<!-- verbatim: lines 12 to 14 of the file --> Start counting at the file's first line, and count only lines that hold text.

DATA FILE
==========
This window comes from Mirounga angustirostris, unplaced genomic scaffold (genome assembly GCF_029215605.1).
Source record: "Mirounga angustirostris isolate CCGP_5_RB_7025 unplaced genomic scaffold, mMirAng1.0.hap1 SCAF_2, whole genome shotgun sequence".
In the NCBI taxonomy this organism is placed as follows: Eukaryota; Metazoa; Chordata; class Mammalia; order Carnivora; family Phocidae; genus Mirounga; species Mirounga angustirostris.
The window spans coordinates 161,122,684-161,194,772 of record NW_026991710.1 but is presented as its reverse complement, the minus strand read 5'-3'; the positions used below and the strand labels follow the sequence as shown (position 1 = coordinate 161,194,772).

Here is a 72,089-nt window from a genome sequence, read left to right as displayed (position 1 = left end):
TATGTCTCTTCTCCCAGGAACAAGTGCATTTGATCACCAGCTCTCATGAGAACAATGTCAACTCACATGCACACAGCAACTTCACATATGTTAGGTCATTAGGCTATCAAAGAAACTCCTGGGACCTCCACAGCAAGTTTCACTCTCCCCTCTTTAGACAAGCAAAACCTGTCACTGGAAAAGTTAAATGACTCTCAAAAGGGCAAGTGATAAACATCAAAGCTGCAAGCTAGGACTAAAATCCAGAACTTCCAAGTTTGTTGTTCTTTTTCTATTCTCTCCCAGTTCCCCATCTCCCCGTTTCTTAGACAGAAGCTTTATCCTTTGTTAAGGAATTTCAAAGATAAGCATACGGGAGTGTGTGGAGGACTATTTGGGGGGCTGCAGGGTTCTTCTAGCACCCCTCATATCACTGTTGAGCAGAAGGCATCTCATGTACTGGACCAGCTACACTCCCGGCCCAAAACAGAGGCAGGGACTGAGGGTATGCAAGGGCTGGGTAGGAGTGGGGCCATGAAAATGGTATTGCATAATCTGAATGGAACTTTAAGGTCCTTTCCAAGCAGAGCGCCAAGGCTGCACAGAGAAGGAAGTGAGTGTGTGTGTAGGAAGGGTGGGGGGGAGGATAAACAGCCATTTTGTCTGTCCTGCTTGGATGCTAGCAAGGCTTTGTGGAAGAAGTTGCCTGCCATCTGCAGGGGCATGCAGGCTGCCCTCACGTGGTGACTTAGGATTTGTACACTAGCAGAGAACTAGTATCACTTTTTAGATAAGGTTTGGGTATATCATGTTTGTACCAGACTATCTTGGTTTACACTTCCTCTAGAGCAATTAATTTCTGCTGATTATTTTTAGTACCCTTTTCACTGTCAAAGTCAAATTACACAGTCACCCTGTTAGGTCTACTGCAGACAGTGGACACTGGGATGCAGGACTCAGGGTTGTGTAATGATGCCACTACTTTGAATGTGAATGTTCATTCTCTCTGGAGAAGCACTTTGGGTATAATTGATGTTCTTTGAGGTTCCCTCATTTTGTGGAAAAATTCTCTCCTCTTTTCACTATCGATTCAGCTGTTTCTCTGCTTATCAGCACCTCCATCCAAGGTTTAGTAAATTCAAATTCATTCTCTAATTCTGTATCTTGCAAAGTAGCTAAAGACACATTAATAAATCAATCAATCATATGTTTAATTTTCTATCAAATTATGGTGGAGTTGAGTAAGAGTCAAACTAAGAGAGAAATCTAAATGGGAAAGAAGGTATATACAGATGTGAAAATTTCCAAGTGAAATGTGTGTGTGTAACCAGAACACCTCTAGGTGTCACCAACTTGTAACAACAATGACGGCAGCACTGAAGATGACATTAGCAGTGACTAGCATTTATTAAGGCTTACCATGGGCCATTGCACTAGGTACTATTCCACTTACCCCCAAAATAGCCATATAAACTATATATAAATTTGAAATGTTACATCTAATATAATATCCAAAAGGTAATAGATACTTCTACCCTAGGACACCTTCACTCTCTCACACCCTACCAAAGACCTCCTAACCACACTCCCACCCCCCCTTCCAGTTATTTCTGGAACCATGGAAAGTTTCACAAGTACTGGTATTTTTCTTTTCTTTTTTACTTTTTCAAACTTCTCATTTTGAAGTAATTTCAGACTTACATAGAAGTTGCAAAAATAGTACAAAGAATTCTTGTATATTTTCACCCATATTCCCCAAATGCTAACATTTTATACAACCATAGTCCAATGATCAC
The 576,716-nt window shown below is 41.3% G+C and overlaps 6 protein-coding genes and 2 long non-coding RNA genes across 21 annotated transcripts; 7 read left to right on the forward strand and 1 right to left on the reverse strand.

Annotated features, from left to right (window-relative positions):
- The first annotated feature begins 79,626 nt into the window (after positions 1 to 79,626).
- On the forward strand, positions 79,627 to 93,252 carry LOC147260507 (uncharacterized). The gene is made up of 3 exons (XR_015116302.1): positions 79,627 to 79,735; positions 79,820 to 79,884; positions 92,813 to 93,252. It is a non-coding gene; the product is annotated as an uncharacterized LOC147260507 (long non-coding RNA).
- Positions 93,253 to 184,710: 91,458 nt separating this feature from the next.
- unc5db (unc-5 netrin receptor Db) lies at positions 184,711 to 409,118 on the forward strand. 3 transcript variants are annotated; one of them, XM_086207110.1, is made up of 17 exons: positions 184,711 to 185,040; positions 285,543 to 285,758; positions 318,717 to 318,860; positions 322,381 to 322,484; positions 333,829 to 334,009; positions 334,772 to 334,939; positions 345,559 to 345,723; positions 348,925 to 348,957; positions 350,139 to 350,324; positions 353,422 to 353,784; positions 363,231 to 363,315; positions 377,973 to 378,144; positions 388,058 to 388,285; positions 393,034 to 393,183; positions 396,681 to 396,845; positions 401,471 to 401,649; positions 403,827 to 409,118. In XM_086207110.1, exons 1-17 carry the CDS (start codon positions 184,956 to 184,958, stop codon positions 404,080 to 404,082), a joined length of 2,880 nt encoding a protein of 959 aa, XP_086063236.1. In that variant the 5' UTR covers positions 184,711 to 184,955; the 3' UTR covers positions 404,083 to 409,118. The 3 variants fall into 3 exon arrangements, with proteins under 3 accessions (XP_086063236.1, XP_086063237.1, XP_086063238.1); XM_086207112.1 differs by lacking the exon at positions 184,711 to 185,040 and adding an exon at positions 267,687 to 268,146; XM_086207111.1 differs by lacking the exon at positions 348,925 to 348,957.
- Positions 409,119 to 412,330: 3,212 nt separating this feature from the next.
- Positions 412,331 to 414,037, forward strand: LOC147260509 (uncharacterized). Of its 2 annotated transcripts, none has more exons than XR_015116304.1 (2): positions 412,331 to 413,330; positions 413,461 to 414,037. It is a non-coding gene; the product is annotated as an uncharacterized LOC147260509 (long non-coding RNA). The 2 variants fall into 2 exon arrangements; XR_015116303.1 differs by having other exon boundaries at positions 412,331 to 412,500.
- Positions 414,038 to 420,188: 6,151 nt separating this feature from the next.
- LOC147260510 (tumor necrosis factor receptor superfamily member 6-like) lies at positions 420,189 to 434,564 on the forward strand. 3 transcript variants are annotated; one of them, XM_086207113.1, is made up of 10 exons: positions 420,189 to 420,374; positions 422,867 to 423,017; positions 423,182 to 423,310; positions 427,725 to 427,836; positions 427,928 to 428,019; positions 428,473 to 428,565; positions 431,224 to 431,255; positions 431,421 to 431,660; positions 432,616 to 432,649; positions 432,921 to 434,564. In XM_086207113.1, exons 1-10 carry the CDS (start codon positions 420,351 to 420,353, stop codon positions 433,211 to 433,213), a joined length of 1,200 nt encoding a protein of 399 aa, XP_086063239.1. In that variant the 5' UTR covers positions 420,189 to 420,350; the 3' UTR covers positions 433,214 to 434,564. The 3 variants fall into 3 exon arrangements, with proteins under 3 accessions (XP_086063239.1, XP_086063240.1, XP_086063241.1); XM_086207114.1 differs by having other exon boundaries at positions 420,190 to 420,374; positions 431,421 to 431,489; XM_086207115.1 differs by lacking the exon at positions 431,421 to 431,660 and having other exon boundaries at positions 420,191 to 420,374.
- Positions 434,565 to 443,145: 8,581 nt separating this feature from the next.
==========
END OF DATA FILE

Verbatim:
- unc5db (unc-5 netrin receptor Db) lies at positions 184,711 to 409,118 on the forward strand. 3 transcript variants are annotated; one of them, XM_086207110.1, is made up of 17 exons: positions 184,711 to 185,040; positions 285,543 to 285,758; positions 318,717 to 318,860; positions 322,381 to 322,484; positions 333,829 to 334,009; positions 334,772 to 334,939; positions 345,559 to 345,723; positions 348,925 to 348,957; positions 350,139 to 350,324; positions 353,422 to 353,784; positions 363,231 to 363,315; positions 377,973 to 378,144; positions 388,058 to 388,285; positions 393,034 to 393,183; positions 396,681 to 396,845; positions 401,471 to 401,649; positions 403,827 to 409,118. In XM_086207110.1, exons 1-17 carry the CDS (start codon positions 184,956 to 184,958, stop codon positions 404,080 to 404,082), a joined length of 2,880 nt encoding a protein of 959 aa, XP_086063236.1. In that variant the 5' UTR covers positions 184,711 to 184,955; the 3' UTR covers positions 404,083 to 409,118. The 3 variants fall into 3 exon arrangements, with proteins under 3 accessions (XP_086063236.1, XP_086063237.1, XP_086063238.1); XM_086207112.1 differs by lacking the exon at positions 184,711 to 185,040 and adding an exon at positions 267,687 to 268,146; XM_086207111.1 differs by lacking the exon at positions 348,925 to 348,957.
- Positions 409,119 to 412,330: 3,212 nt separating this feature from the next.
- Positions 412,331 to 414,037, forward strand: LOC147260509 (uncharacterized). Of its 2 annotated transcripts, none has more exons than XR_015116304.1 (2): positions 412,331 to 413,330; positions 413,461 to 414,037. It is a non-coding gene; the product is annotated as an uncharacterized LOC147260509 (long non-coding RNA). The 2 variants fall into 2 exon arrangements; XR_015116303.1 differs by having other exon boundaries at positions 412,331 to 412,500.